One of the most relaxed events I've ever been present at was Damian performing with his brother. The way he talks to the audience creates a warm atmosphere as if you've in a small tight circle of friends around the fire. He just finds the words. I mean, there's the "Are you all right?" and then there's the sincere heartfelt "Are you all right?" said in a genuinely welcoming fashion. Some people just know how to reach out to their audience. It lifts the performance to another level and it brings the whole band closer to you, not just the singer. Through his interactions you could feel the band being with you all the time instead of them being on stage for you. A gathering of like-minded close friends is how it felt.
1. Mission Profile (Subsurface)
2. Don't Look Down (March Of Progress)
3. Hollow (Dead Reckoning)
4. Coda (March Of Progress)
5. Part Of The Chaos (Extinct Instinct)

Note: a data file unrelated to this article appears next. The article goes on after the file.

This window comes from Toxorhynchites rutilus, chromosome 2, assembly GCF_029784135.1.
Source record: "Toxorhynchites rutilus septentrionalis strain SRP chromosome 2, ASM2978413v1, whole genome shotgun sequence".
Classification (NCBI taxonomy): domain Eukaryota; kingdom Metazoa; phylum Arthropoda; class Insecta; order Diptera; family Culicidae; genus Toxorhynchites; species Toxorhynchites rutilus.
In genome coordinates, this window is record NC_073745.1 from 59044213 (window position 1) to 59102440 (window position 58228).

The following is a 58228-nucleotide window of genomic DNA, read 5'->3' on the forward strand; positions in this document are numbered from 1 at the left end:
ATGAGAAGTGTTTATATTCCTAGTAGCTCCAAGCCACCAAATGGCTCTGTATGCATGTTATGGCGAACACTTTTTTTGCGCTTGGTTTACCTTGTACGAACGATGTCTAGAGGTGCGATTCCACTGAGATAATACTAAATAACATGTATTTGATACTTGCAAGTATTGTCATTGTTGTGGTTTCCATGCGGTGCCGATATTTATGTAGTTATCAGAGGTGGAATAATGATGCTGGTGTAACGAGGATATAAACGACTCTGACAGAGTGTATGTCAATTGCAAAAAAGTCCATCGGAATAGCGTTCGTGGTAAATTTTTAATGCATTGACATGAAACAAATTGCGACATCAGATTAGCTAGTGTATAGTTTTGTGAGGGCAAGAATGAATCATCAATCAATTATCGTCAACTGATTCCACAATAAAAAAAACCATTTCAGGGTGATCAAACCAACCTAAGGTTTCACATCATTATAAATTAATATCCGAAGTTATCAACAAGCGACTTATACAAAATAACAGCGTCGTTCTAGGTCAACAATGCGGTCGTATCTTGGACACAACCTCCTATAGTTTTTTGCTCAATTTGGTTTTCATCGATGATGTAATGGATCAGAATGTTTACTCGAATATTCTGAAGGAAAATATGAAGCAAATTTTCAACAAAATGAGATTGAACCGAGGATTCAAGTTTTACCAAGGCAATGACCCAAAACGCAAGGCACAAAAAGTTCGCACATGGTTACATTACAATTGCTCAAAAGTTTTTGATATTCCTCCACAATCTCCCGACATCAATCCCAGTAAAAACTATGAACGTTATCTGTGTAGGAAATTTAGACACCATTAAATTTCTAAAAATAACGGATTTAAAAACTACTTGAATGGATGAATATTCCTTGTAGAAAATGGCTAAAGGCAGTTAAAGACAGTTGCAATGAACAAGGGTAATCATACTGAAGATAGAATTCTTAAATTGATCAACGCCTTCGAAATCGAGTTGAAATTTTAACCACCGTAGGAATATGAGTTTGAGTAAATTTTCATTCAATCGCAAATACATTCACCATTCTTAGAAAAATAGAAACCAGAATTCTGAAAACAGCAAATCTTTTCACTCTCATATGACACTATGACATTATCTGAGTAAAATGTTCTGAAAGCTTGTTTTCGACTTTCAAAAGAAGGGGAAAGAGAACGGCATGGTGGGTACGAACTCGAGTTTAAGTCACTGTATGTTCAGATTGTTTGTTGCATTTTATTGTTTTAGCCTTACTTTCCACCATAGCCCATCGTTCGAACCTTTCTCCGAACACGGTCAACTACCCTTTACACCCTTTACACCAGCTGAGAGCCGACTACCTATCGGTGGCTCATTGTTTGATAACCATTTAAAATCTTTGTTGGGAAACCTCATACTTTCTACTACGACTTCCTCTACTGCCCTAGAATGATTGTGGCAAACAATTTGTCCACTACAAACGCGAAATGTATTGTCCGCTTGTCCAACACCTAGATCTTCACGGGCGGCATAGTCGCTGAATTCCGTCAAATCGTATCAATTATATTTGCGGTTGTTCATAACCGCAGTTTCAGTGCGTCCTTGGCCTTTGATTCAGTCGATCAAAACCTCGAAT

6. Colophon (March Of Progress)
7. Pilot In The Sky Of Dreams (Dead Reckoning)
8. Ashes (March Of Progress)
9. Angels (Clone)
10. Staring At The Sun (March Of Progress)
11. Long Way Home (Hypothetical)
12. Rubicon (March Of Progress)
13. Light And Space (Hypothetical)
14. Slipstream (Dead Reckoning)
When Threshold finished their last song I was surprised to discover that almost two hours had passed. That's a pretty long time, and looking at the set list, it looked as if not that much was played at all. Especially if you take their long career into account. To me, this set list worked fine but I'm not a picky one in this particular case. And I must say I'm really happy to have seen Threshold play a standalone gig because it seems to me a festival appearance probably wouldn't have worked all that well. I'm having a feeling it would have had a bit of a rushed atmosphere to it. Nevertheless, Threshold are definitely a band worth seeing live.
In the end, Damian and the rest of the guys: you've definitely earned your drinks!
Drink with me, friends!
More from the same trip in Progventure Part 7 and Part 8.
Written on 01.04.2013 by
I shoot people.
Sometimes, I also write about it.